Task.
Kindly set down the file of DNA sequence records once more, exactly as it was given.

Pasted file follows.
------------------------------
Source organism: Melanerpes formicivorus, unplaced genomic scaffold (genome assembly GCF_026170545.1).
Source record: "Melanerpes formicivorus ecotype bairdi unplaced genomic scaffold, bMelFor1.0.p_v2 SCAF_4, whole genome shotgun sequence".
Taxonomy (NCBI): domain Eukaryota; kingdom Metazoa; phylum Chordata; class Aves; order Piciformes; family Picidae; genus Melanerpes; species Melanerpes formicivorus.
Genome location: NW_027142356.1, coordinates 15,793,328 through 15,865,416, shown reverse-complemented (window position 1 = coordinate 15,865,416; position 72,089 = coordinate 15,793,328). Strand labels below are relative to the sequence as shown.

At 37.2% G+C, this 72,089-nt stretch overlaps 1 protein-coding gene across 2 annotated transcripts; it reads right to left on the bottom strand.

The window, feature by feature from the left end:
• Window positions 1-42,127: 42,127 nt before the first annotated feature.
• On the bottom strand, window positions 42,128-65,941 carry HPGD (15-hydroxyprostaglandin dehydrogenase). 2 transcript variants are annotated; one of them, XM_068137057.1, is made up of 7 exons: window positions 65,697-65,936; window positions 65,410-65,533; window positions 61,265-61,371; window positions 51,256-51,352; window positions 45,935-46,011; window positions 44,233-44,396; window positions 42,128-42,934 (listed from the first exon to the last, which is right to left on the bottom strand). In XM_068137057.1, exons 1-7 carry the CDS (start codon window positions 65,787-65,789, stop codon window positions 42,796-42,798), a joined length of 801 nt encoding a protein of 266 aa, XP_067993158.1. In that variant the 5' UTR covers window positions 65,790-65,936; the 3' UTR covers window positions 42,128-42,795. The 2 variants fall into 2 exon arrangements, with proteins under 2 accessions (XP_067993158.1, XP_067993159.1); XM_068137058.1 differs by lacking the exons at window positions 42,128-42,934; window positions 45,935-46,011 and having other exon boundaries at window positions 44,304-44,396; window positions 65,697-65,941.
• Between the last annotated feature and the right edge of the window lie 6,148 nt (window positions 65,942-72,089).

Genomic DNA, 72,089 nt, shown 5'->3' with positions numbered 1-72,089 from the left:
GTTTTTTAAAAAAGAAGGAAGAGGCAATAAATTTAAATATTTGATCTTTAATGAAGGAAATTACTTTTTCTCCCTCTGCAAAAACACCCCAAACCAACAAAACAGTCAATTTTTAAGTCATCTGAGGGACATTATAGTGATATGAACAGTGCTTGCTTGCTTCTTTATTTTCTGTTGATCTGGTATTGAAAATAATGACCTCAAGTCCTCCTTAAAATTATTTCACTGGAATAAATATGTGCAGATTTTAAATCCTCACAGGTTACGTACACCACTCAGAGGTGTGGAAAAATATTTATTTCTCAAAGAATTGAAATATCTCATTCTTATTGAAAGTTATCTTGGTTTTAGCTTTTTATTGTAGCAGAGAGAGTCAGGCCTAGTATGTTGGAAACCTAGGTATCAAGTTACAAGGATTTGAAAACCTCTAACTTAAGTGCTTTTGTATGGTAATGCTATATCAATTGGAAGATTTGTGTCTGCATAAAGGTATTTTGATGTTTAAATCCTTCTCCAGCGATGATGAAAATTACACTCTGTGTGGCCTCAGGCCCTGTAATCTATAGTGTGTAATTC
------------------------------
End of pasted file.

Source organism: Melanerpes formicivorus, unplaced genomic scaffold (genome assembly GCF_026170545.1).
Source record: "Melanerpes formicivorus ecotype bairdi unplaced genomic scaffold, bMelFor1.0.p_v2 SCAF_4, whole genome shotgun sequence".
Taxonomy (NCBI): domain Eukaryota; kingdom Metazoa; phylum Chordata; class Aves; order Piciformes; family Picidae; genus Melanerpes; species Melanerpes formicivorus.
Genome location: NW_027142356.1, coordinates 15,793,328 through 15,865,416, shown reverse-complemented (window position 1 = coordinate 15,865,416; position 72,089 = coordinate 15,793,328). Strand labels below are relative to the sequence as shown.

At 37.2% G+C, this 72,089-nt stretch overlaps 1 protein-coding gene across 2 annotated transcripts; it reads right to left on the bottom strand.

The window, feature by feature from the left end:
• Window positions 1-42,127: 42,127 nt before the first annotated feature.
• On the bottom strand, window positions 42,128-65,941 carry HPGD (15-hydroxyprostaglandin dehydrogenase). 2 transcript variants are annotated; one of them, XM_068137057.1, is made up of 7 exons: window positions 65,697-65,936; window positions 65,410-65,533; window positions 61,265-61,371; window positions 51,256-51,352; window positions 45,935-46,011; window positions 44,233-44,396; window positions 42,128-42,934 (listed from the first exon to the last, which is right to left on the bottom strand). In XM_068137057.1, exons 1-7 carry the CDS (start codon window positions 65,787-65,789, stop codon window positions 42,796-42,798), a joined length of 801 nt encoding a protein of 266 aa, XP_067993158.1. In that variant the 5' UTR covers window positions 65,790-65,936; the 3' UTR covers window positions 42,128-42,795. The 2 variants fall into 2 exon arrangements, with proteins under 2 accessions (XP_067993158.1, XP_067993159.1); XM_068137058.1 differs by lacking the exons at window positions 42,128-42,934; window positions 45,935-46,011 and having other exon boundaries at window positions 44,304-44,396; window positions 65,697-65,941.
• Between the last annotated feature and the right edge of the window lie 6,148 nt (window positions 65,942-72,089).

Genomic DNA, 72,089 nt, shown 5'->3' with positions numbered 1-72,089 from the left:
GTTTTTTAAAAAAGAAGGAAGAGGCAATAAATTTAAATATTTGATCTTTAATGAAGGAAATTACTTTTTCTCCCTCTGCAAAAACACCCCAAACCAACAAAACAGTCAATTTTTAAGTCATCTGAGGGACATTATAGTGATATGAACAGTGCTTGCTTGCTTCTTTATTTTCTGTTGATCTGGTATTGAAAATAATGACCTCAAGTCCTCCTTAAAATTATTTCACTGGAATAAATATGTGCAGATTTTAAATCCTCACAGGTTACGTACACCACTCAGAGGTGTGGAAAAATATTTATTTCTCAAAGAATTGAAATATCTCATTCTTATTGAAAGTTATCTTGGTTTTAGCTTTTTATTGTAGCAGAGAGAGTCAGGCCTAGTATGTTGGAAACCTAGGTATCAAGTTACAAGGATTTGAAAACCTCTAACTTAAGTGCTTTTGTATGGTAATGCTATATCAATTGGAAGATTTGTGTCTGCATAAAGGTATTTTGATGTTTAAATCCTTCTCCAGCGATGATGAAAATTACACTCTGTGTGGCCTCAGGCCCTGTAATCTATAGTGTGTAATTC